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Gastric Bypass Downside

Gastric bypass surgeries are the most common bariatric surgical procedures performed, nowadays. Bariatric surgical procedures is the term used to refer to weight-loss surgeries. There are more and more people who are choosing to have the procedure to avoid the risks brought by morbid obesity.

There are numerous benefits by getting a gastric bypass surgery. Those who have undergone the surgery were expected to lose about 50 to 60% of their weight. Most of the patients would say that they reached the lowest point of their weight two years after their surgery.

In addition to weight loss, gastric bypass surgery could also resolve health issues associated to obesity. They could improve or lessen the risk of Type 2 diabetes, high blood pressure, high blood cholesterol, sleep apnea, asthma, arthritis, joint pain, and even heart disease and cancer.

Those who have undergone gastric bypass surgical procedures are also exposed to risks and complications just like in any other surgery. When considering getting this kind of weight-loss procedure, it is not only the benefits that you would have to know but also its risks and dangers.

Pulmonary Embolism is a condition where blood clots developing in the legs which can get carried off to the lungs. There are techniques which can be performed to prevent this kind of condition to happen like using surgical compression stockings.

Peritonitis is also another condition when stomach fluid leaks into the abdominal cavity or where the intestine is connected. There is a need to immediately seal the leak before it becomes a serious condition.

Ulcers can develop among patients, 5 to 15 percent of the time.

It could also result to hernia or incision hernia which is a weakness in the incision. It would often require surgical repair.

There are situations when the stomach moves too fast for the small intestine. This is often referred to as the dumping syndrome. It is often accompanied with nausea, vomiting, diarrhea, dizziness, and sweating.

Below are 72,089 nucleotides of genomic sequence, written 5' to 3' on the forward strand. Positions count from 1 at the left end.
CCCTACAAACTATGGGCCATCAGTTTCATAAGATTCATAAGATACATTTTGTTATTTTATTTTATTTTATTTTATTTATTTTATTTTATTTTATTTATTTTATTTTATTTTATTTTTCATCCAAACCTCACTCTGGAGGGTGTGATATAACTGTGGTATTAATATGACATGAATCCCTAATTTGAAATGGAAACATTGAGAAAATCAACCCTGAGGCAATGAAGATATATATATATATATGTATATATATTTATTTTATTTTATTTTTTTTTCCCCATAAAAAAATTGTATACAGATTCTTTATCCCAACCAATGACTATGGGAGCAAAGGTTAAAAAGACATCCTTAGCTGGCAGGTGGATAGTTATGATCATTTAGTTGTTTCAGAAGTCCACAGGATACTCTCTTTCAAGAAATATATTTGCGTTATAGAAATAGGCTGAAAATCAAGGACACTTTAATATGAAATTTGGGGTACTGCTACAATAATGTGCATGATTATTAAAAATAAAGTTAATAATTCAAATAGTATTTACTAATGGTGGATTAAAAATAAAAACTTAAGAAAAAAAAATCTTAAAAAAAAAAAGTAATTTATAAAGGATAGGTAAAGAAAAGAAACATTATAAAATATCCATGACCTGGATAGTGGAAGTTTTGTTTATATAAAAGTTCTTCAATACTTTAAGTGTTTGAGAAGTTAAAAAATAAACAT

Vitamin and mineral deficiency are also possible complications of the surgery like anemia and vitamin D deficiency.

It could also cause problems in the kidney like kidney stones.

Gallstones could also be a result of this operation.

Stomach ulcers could also develop but this could be managed by the usual treatments used for ulcers.

Women who went through the procedure are recommended to avoid pregnancy for at least two years after the surgery. Pregnant women are required to take nutritional supplements like vitamins and minerals to get the proper nutrients for her and the baby.

Gastric bypass surgeries are not recommended for everybody. It is often recommended to those who have a BMI of 40 or those who weigh more than a hundred pounds. Everybody who would be undergoing the procedure would have to take a mental exam, for those who eat due to emotional problems are likely to fail in losing weight.

Gastric bypass surgeries have 2% of fatalities, one percent due to complications and the other one percent would brought by the failure of the patients to follow the dietary restrictions following the surgery. Before undergoing the procedure, it is important to understand these consequences and be prepared to change our lifestyle.


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What You Gain and Lose from Gastric Bypass Surgery

Obesity is a serious health problem across the globe. That is why a number of methods, techniques, and technologies have been developed to help curb weight problems that usually lead to life-threatening diseases such as heart ailments and diabetes. One of the most popular weight loss strategies is gastric bypass surgery, a procedure that alters the digestive system (particularly the stomach) to restrain a persons food intake.

The results of the surgery are immediatea patient may lose 50 to 60 percent of his weight within two years following the surgery. With healthy lifestyle (including proper diet and regular exercise), one can expect weight loss in the long run after the surgery. Those who are overweight will experience easier mobility and better quality of life after undergoing weight loss surgery.

But theres more to this surgery than just weight loss. Aside from slashing off some figures from the weighing scale, the surgery also helps improve certain conditions that are often linked to obesity. These health problems include high blood pressure, type 2 diabetes, sleep apnea, high blood cholesterol, and gastroesophageal reflux disease. Thus, people who have gone through weight loss surgery are less likely to develop cardiovascular problems than those who have not tried the procedure. Also, the surgery can lessen a patients possibility of death due to heart ailment, diabetes, or cancer.